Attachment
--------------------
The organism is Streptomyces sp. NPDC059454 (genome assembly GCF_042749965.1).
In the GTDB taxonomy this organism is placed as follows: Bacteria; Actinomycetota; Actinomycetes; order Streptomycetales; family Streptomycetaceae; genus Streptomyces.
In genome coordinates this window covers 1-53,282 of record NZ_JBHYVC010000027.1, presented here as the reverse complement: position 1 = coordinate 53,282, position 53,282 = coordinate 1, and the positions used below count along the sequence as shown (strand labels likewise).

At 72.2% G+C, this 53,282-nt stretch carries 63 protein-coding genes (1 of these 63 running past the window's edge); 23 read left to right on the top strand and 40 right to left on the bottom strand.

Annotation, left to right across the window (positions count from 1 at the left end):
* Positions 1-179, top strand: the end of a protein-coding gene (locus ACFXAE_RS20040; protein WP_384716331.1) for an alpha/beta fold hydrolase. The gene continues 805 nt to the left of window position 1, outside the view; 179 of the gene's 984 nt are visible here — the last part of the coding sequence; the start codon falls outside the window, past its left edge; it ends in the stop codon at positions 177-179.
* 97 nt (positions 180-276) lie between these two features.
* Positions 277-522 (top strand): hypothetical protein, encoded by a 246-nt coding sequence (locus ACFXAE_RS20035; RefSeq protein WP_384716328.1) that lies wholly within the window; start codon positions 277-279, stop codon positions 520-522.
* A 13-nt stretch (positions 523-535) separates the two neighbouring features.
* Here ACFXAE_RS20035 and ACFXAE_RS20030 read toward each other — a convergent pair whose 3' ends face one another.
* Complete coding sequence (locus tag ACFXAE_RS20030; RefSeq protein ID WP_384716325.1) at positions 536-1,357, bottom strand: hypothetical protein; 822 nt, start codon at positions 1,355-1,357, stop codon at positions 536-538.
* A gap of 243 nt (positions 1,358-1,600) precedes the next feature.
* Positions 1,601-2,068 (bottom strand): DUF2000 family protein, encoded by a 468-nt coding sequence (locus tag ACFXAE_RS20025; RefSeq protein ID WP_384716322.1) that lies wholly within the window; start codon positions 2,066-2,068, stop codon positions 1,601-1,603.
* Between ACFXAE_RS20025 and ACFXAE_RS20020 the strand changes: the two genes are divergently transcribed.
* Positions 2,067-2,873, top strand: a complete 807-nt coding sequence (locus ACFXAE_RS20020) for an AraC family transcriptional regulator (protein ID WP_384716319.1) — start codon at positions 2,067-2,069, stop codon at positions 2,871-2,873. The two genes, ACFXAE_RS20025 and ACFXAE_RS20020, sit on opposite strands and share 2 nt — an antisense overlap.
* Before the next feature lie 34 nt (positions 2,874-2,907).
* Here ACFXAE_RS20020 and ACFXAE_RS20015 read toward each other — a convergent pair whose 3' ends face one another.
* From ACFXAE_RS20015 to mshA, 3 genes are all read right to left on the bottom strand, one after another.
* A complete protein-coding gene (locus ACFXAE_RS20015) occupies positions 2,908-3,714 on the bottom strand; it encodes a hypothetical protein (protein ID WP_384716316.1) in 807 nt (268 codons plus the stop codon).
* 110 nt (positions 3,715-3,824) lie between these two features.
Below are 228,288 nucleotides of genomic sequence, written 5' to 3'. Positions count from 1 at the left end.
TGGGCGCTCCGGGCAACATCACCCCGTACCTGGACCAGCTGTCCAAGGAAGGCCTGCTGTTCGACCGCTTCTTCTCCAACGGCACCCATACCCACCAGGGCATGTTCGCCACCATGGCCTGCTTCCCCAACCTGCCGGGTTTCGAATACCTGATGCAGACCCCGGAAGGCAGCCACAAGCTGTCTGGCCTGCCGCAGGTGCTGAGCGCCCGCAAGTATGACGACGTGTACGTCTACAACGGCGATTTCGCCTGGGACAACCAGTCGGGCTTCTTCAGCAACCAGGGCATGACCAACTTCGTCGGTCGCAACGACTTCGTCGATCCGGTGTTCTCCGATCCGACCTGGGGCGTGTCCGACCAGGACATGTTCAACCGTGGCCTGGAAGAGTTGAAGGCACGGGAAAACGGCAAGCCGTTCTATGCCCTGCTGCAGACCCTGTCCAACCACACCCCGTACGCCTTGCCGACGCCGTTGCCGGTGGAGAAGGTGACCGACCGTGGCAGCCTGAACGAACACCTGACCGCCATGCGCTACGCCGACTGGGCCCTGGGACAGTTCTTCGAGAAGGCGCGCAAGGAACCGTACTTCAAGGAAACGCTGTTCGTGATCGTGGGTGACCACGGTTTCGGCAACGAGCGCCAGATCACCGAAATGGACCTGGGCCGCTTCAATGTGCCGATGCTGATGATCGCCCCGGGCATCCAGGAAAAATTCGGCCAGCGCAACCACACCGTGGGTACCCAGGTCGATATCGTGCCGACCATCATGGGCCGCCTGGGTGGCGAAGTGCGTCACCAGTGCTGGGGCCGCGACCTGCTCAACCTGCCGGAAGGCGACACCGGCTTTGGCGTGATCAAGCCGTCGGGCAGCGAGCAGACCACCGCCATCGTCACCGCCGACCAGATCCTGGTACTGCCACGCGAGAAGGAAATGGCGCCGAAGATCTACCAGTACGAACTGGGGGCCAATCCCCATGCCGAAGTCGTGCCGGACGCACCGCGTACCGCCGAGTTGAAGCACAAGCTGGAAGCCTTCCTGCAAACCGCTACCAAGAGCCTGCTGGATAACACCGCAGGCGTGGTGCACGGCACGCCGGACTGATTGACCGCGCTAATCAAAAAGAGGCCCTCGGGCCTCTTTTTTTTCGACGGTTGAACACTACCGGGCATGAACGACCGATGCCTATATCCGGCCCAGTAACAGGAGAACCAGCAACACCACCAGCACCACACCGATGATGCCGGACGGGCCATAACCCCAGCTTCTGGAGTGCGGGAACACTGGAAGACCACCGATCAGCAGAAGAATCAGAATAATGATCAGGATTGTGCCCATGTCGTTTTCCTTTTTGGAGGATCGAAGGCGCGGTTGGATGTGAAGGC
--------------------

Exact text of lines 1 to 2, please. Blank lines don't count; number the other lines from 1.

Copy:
The organism is Streptomyces sp. NPDC059454 (genome assembly GCF_042749965.1).
In the GTDB taxonomy this organism is placed as follows: Bacteria; Actinomycetota; Actinomycetes; order Streptomycetales; family Streptomycetaceae; genus Streptomyces.